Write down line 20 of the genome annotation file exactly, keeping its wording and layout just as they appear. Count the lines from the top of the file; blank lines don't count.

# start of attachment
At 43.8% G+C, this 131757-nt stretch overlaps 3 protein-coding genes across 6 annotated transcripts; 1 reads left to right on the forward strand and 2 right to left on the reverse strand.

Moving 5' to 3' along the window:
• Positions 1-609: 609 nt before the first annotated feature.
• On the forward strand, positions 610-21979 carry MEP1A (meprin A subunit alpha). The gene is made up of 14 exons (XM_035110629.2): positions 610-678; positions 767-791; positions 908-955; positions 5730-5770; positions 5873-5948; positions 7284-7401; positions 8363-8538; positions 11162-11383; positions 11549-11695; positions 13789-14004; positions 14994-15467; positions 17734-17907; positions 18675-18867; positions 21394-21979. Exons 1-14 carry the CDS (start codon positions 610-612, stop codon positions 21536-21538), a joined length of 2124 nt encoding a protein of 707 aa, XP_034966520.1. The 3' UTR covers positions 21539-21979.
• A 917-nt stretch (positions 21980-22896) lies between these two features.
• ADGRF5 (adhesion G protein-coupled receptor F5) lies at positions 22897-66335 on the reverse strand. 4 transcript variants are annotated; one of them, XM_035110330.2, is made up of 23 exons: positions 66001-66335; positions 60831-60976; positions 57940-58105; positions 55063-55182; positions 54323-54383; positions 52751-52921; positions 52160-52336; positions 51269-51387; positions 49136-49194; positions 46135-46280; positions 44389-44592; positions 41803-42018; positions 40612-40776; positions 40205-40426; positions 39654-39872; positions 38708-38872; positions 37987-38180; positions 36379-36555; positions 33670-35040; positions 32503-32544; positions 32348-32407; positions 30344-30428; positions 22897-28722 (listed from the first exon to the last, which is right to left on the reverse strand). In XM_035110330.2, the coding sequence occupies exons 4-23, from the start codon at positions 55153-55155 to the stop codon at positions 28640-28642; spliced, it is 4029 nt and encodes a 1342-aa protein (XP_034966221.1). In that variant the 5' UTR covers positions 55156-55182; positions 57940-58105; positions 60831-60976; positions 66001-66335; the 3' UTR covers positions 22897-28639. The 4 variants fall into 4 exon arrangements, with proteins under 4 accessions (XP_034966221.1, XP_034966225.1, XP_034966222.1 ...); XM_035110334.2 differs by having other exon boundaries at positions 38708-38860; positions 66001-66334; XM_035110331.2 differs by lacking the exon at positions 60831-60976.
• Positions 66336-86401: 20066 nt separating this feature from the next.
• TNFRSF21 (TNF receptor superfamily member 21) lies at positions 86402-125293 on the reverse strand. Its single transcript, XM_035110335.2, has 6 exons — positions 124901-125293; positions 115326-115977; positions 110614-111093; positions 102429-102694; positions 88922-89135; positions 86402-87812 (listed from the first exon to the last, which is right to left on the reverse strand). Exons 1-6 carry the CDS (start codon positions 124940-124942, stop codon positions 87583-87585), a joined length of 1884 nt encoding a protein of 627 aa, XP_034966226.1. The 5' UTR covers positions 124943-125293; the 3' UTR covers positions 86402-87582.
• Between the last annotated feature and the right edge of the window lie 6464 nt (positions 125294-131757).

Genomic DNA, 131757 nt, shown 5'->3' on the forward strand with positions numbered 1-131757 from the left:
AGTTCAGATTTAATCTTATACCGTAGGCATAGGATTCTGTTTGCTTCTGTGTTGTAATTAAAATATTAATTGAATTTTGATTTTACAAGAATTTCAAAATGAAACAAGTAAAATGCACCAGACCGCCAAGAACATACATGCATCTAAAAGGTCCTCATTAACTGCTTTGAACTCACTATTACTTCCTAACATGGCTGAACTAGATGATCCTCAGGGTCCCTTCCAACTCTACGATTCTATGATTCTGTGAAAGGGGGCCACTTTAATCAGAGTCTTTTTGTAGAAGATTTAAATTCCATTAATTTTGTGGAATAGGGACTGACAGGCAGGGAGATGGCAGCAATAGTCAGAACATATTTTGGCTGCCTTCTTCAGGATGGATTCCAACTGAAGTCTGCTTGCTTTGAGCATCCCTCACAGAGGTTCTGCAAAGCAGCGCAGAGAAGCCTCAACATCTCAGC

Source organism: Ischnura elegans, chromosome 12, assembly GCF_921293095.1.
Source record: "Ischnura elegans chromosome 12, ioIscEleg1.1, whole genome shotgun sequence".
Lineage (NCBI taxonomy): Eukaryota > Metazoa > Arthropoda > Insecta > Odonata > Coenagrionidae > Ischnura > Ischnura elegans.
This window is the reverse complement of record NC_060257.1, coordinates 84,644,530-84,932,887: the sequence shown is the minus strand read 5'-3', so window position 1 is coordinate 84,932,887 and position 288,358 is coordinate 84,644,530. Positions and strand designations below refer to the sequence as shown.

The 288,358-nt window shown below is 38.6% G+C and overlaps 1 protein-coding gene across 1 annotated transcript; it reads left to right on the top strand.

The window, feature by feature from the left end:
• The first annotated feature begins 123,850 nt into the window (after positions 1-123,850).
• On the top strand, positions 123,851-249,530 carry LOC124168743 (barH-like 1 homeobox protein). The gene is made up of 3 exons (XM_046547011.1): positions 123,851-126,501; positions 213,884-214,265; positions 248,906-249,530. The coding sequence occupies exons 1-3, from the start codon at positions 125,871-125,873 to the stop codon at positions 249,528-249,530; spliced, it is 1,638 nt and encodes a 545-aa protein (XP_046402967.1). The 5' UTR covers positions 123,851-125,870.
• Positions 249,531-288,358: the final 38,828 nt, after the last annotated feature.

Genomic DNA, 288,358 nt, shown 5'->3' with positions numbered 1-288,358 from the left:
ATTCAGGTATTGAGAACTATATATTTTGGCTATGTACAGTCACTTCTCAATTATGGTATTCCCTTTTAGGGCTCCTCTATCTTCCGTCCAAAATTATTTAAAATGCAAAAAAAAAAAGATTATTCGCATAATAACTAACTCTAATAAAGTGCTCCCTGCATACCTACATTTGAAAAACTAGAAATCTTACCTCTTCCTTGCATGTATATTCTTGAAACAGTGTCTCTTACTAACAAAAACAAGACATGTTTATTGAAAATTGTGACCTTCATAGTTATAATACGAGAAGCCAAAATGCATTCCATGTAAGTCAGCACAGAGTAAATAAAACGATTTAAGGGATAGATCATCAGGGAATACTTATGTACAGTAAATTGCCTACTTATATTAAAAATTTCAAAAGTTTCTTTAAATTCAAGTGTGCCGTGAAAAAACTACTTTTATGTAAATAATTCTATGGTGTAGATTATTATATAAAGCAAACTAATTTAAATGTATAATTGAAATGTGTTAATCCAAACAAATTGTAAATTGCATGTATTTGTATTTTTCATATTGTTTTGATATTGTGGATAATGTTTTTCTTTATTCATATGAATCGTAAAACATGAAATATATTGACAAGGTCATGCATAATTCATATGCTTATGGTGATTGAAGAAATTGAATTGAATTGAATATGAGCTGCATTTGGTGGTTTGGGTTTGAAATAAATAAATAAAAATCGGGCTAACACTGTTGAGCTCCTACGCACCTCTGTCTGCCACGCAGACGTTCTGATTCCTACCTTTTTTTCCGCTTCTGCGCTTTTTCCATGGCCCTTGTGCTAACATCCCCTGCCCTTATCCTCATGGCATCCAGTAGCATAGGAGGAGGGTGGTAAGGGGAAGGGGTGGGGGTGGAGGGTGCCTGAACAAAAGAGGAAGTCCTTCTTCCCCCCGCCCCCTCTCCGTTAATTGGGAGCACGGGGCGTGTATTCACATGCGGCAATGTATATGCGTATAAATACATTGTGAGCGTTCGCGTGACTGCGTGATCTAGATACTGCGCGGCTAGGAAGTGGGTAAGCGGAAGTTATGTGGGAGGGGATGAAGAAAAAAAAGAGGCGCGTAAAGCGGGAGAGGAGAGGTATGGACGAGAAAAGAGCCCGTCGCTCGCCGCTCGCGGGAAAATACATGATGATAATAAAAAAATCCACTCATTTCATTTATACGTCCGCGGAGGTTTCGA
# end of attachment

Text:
• Positions 249,531-288,358: the final 38,828 nt, after the last annotated feature.